The (almost) A To Z Recent History of Disney

The (almost) A To Z Recent History of Disney

With 'The Lion King' roaring into cinemas this week, the House of Mouse continues its unbridled domination of the box-office.

But has it always been this way for Disney, or is it simply in recent years that it's begun to engulf cinemas and popular culture?

Here's a rundown of Disney's recent history, from A to almost Z (because as much as we want to say 'Zip-a-Dee-Doo-Dah', even Disney don't want to talk about it).



While you might think of Disney as being the ultimate family-friendly company, it's also a corporate behemoth on a scale beyond reckoning. All told, The Walt Disney Company has swallowed up ABC Studios, National Geographic, UTV Software Communications in India, ESPN, RTL in Germany, a 67% share in streaming company Hulu, Jim Henson Productions, Marvel Entertainment, Lucasfilm and most recently, 20th Century Fox.



Obviously, with all of these acquisitions, Disney is flush with cash. In 2018 alone, The Walt Disney Company made nearly $10 billion from its studio movies. The real money, however, is in the theme parks and what they call 'Parks, Experiences and Products'. Again, in 2018 alone, this section of Disney made $24 billion. Throw in Consumer Products and Media Networks and in one year, The Walt Disney Company had revenues of $59.434 billion. Since 2010, The Walt Disney Company has had combined revenues of $434 billion. So, yeah, billions.



The Copyright Term Extension Act, or CTEA, or to use its more common name, The Mickey Mouse Protection Act, was a US congressional act that Disney had been pushing since 1990. Essentially, CTEA covered the protection of works entering the public domain. Since Mickey Mouse was created in 1928, under the law prior to CTEA, the character would have become public domain much, much earlier. As it stands, Mickey Mouse will now become public domain in 2024 or sometime after, depending on legal wrangling.

First produced in 1928, Steamboat Willie was not only the first animated cartoon to feature Mickey Mouse but it was also the first animated cartoon to synchronise with sound. Under CTEA, Steamboat Willie remains out of the public domain.


D is for DISNEY+

Disney's answer to Netflix is Disney+. To say that Disney+ is going to redraw the lines in streaming is an understatement. When Disney+ launches in November 2019, it will include the libraries of Disney, Pixar, 20th Century Fox, Marvel, Lucasfilm and create its own original content. To that end, Disney has pulled movies and TV shows under these banners from other streaming services, specifically Netflix. On top of that, the plug was also pulled on anything that Disney has a direct hand in with regards to its intellectual property. The likes of 'Daredevil', 'The Punisher' and 'Jessica Jones' all went bye-bye because of Disney+.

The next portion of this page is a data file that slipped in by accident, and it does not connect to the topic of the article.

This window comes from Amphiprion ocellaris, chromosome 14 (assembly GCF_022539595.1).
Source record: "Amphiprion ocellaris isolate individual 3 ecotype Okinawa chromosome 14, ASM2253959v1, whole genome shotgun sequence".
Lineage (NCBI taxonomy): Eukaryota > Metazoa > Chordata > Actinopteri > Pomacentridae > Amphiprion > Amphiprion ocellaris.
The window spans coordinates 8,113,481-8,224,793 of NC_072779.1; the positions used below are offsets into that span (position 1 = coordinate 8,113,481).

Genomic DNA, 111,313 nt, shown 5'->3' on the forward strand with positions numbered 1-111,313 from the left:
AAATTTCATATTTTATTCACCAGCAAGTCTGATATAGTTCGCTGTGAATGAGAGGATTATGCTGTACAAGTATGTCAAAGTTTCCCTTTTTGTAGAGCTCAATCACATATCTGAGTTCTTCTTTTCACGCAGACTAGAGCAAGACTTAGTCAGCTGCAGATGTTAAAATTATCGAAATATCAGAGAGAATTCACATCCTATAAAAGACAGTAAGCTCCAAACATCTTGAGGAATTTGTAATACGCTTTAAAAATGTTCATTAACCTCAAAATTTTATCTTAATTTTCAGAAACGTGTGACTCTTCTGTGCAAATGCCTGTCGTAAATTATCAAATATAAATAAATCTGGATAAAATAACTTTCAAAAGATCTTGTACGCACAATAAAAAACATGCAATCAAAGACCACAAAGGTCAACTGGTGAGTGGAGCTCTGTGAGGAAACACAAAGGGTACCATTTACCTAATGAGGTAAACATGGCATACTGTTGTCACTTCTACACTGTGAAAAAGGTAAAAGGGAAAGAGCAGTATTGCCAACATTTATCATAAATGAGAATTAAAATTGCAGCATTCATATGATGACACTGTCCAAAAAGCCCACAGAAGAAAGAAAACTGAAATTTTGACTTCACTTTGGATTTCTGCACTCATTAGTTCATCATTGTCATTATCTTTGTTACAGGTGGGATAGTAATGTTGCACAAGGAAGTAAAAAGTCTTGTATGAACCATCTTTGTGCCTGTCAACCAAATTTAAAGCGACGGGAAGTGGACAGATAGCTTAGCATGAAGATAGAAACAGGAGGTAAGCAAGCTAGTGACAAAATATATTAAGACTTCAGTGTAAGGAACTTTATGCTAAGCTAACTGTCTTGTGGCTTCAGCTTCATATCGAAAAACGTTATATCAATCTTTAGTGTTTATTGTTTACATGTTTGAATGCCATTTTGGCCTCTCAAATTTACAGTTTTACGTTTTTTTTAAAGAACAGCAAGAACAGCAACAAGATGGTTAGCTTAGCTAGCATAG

Michael Eisner was the CEO of the Walt Disney Company and held that position from 1984 up to 2015. Prior to that, Eisner was the CEO of Paramount Pictures. In his tenure, the studio produced the likes of 'Raiders Of The Lost Ark', 'Beverly Hills Cop', 'Flashdance' and rebooted 'Star Trek' into a multi-movie franchise. After a tiff with his mentor, Barry Diller, Eisner became the CEO of The Walt Disney Company and began to bolster the company's flagging fortunes. It began with animated movies like 'The Little Mermaid' and 'The Lion King' and spread out to acquiring Miramax from the Weinsteins. Before long, Disney was gobbling up ABC and ESPN and on its way to becoming the corporate behemoth we all know. Eisner left in 2005 and was replaced by Bob Iger. Eisner eventually went on to buy English football club Portsmouth.


F is for FOX

In March of this year, Disney acquired 21st Century Fox after the formal announcement nearly two years prior. Disney swallowed up the movie and TV studio 20th Century Fox, 73% of National Geographic, Star India and a 30% stake in Hulu. All told, the acquisition cost $71 billion, which is a little over a year's revenue for The Walt Disney Company.



Galaxy's Edge is the latest theme area created by Walt Disney Parks, Experiences and Products and is based at Disneyland in Anaheim, California. The theme park was first announced in 2015 and is set to open fully this August. The area consists of several rides, restaurants and shops (naturally), all with a 'Star Wars' setting. For example, 'Smuggler's Run' sees you control the Millennium Falcon - that's Han Solo's ship - with a fully interactive cockpit. Not only that, there's a life-size version of the Millennium Falcon in the area, and you can build your own lightsaber as well. No, it won't cut people's hands off.